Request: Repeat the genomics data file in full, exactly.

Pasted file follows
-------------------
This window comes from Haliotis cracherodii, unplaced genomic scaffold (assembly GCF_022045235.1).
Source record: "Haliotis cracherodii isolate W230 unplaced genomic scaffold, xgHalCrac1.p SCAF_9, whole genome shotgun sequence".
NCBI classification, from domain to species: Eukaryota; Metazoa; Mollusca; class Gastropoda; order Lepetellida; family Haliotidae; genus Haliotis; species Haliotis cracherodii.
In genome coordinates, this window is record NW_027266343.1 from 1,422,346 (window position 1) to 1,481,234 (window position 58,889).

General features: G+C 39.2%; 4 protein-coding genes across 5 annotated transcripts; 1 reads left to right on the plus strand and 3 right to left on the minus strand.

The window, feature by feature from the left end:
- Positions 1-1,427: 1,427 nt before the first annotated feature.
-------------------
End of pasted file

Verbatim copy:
This window comes from Haliotis cracherodii, unplaced genomic scaffold (assembly GCF_022045235.1).
Source record: "Haliotis cracherodii isolate W230 unplaced genomic scaffold, xgHalCrac1.p SCAF_9, whole genome shotgun sequence".
NCBI classification, from domain to species: Eukaryota; Metazoa; Mollusca; class Gastropoda; order Lepetellida; family Haliotidae; genus Haliotis; species Haliotis cracherodii.
In genome coordinates, this window is record NW_027266343.1 from 1,422,346 (window position 1) to 1,481,234 (window position 58,889).

General features: G+C 39.2%; 4 protein-coding genes across 5 annotated transcripts; 1 reads left to right on the plus strand and 3 right to left on the minus strand.

The window, feature by feature from the left end:
- Positions 1-1,427: 1,427 nt before the first annotated feature.